Have you ever suffered from writer’s block? No, thank god!!! That doesn’t mean that some days I don’t feel like writing or that I don’t know that what I’m writing sucks and will eventually be cut. Even when it’s going badly, I feel it’s really important to just keep writing that 1,000 words a day.

What’s your advice to new writers? Always look at writing as a job. That means, you get up and you go to work. I don’t wait for that moment of inspiration. By now, I do a lot of things—I write, I do a lot of speaking, and I do other fun—rather, what I consider to be fun—projects. But the most important thing is writing, so that always comes first. When I get up, the first thing I do is write. My rule is 1000 words a day—just four pages—that isn’t very much. Life is short, so be passionate about everything you do.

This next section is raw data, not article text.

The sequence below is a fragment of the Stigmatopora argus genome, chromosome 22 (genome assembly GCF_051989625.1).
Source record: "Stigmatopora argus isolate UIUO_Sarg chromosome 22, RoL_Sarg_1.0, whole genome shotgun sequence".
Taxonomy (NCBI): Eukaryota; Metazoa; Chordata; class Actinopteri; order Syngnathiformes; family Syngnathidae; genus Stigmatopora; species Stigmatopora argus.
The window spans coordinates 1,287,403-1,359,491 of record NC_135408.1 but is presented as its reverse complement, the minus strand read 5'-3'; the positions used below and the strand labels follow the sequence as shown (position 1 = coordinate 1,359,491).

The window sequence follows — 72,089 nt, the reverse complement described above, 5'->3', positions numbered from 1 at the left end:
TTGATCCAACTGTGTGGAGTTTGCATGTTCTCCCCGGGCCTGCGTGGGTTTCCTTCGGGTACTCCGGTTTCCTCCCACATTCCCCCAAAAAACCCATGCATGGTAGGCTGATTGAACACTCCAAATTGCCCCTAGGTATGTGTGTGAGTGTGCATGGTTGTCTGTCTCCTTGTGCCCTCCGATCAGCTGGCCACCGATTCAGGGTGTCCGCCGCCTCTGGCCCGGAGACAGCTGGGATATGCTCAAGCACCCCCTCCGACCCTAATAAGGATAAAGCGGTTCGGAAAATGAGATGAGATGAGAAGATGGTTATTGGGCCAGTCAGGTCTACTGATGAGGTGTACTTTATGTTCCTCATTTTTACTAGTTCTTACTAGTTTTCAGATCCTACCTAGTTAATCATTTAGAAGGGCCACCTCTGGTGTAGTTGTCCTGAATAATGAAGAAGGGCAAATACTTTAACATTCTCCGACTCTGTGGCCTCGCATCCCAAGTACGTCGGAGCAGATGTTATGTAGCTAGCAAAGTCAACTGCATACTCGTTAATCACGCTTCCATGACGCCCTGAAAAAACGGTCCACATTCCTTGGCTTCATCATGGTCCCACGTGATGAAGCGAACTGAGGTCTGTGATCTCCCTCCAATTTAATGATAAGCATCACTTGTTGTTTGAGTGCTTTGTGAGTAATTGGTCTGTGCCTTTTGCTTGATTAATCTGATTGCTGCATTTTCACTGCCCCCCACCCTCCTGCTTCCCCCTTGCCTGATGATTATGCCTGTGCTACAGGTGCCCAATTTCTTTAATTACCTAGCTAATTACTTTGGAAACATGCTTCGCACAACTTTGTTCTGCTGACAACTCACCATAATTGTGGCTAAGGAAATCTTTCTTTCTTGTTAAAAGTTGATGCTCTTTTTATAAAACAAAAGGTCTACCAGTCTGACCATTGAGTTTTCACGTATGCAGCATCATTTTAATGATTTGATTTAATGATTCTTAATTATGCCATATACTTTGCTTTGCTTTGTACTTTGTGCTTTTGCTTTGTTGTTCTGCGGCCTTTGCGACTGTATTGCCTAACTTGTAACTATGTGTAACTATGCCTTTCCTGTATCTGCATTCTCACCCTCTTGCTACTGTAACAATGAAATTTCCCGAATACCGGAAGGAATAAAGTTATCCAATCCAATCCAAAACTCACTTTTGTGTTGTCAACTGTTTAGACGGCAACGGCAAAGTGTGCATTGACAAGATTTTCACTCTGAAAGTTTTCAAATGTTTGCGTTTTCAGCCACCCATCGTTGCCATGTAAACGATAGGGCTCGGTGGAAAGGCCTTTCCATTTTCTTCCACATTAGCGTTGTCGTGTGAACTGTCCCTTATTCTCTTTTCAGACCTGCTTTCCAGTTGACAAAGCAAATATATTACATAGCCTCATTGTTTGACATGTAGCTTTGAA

Lisa See is the New York Times bestselling author of Snow Flower and the Secret Fan, Peony in Love, Shanghai Girls, and Dreams of Joy. She has also written a mystery series that takes place in China, as well as On Gold Mountain, which is about her Chinese-American family. Her next novel, China Dolls, will be released by Random House in June 2014. Ms. See serves as a Los Angeles City Commissioner on the El Pueblo de Los Angeles Monument Authority. She was honored as National Woman of the Year by the Organization of Chinese American Women in 2001 and was the recipient of the Chinese American Museum’s History Makers Award in Fall 2003. To learn more, please visit her web site at www.LisaSee.com.